According to cybersecurity firm McAfee, Chinese hackers have been carrying out “coordinated, covert and targeted” attacks on US fuel companies for years. The campaign, codenamed “Night Dragon,” has been in full effect since 2009 and could have begun as early as 2007.
For the time being, McAfee will not name the victimized companies, and is only publicly reporting on the matter in order “to protect those not yet impacted and to repair those who have been.” According to the Wall Street Journal, BP, ExxonMobil, and other large oil companies declined to comment on whether they had been attacked. Chevron reported “it wasn’t aware of any successful hacks into the company’s data systems by Night Dragon.”
While Chevron may have been safe from the cyber threats, McAfee claims the hacks were successful. Confidential company information concerning energy and internal financial operations were taken. McAfee claims that while these attacks were solely focused on the energy sector, other industries should be aware of this magnitude of information theft. Of course, McAfee is also selling its services, so informing the public of these events isn’t an entirely selfless gesture.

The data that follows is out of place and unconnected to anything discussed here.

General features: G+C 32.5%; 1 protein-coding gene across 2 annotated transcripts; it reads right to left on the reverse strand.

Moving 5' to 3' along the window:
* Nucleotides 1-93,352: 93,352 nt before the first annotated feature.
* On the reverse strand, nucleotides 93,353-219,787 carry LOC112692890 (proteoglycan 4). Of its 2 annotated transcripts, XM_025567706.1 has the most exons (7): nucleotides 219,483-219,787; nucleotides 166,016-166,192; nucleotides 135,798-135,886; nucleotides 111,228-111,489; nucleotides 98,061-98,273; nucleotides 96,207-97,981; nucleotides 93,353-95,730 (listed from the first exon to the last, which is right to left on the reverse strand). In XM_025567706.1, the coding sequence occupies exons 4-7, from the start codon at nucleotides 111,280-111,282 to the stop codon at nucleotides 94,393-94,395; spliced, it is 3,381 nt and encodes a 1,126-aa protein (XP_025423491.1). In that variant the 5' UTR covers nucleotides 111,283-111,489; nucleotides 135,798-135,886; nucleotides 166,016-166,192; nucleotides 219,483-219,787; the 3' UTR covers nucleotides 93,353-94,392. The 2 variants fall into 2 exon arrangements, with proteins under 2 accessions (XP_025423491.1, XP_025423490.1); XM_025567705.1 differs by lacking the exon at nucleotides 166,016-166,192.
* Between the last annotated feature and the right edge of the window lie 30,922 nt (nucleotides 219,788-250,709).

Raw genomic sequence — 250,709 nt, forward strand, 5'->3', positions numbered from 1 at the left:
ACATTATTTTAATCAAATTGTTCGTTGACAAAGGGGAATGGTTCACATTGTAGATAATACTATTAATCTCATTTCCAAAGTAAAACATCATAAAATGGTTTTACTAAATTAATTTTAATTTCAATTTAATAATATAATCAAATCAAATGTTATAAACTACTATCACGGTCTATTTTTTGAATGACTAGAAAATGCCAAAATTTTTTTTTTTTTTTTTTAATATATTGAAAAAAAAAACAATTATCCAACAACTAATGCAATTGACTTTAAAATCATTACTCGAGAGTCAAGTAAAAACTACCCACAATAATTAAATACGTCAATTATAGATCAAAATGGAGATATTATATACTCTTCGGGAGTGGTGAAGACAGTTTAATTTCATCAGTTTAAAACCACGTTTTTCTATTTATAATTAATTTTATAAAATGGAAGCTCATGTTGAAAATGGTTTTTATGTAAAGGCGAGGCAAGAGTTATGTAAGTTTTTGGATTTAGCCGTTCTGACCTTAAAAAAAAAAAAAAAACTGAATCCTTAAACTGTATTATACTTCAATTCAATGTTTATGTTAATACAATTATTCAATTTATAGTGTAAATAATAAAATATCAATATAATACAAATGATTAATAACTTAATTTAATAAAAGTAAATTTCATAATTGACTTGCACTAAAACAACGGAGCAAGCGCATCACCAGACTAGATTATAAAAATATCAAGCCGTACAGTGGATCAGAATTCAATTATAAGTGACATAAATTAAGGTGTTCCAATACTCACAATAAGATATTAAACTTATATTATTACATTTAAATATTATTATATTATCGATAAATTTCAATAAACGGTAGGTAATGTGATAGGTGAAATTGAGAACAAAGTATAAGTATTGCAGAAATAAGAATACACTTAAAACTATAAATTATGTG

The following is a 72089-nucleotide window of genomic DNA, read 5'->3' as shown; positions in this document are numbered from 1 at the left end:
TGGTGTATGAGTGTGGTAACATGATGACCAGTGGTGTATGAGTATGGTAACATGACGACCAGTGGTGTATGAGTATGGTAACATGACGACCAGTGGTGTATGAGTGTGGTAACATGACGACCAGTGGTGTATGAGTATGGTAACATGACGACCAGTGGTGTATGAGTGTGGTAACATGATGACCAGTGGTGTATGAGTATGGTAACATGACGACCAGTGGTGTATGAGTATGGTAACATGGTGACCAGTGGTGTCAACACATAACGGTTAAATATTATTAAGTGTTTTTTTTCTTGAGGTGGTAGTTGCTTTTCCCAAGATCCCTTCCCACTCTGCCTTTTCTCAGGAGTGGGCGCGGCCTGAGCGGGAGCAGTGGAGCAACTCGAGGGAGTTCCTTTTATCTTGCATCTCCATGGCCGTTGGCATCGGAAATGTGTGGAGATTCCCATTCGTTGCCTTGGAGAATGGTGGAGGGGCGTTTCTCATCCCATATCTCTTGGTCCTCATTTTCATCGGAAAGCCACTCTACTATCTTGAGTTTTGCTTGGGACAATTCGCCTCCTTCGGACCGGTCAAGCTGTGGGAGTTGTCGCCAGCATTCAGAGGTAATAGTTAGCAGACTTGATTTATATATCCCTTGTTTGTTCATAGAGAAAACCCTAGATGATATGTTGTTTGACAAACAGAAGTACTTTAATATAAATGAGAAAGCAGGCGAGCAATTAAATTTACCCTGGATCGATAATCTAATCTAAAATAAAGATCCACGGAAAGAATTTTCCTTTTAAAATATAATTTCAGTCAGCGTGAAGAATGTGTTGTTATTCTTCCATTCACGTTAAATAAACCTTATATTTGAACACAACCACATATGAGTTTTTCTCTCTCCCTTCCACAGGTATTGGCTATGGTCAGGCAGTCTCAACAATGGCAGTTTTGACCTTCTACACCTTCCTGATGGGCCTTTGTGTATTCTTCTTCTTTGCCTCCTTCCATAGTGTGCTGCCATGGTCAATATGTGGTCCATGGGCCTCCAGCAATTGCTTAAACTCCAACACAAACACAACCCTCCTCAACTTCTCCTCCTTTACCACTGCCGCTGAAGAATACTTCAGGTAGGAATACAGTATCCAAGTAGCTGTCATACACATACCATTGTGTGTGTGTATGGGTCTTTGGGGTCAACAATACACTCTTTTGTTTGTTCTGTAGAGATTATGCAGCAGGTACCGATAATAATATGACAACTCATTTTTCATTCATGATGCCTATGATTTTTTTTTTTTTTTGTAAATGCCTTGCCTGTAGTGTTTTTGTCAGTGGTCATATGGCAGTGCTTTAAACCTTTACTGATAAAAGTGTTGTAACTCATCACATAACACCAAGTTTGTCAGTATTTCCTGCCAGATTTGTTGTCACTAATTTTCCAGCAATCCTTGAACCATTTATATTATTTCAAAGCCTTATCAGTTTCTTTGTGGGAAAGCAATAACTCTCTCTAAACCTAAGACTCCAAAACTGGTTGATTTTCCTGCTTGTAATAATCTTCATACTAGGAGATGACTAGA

That said, the FBI is investigating the situation. Earlier this year, the WikiLeaks Cablegate release revealed that Chinese politicians were behind a cyberattack on Google last year. In this case, McAfee is uncertain whether the hacks were government sanctioned. According to Dmitri Alperovitch, VP of threat research at the firm, “the facts point to Chinese hacker activity that is organized, so [it is] potentially directed either by the private sector or the public sector. But it’s impossible for me to know for sure which one.” He did add that the campaign was organized and being run as a nine to five job, suggesting the hackers were not unprofessional.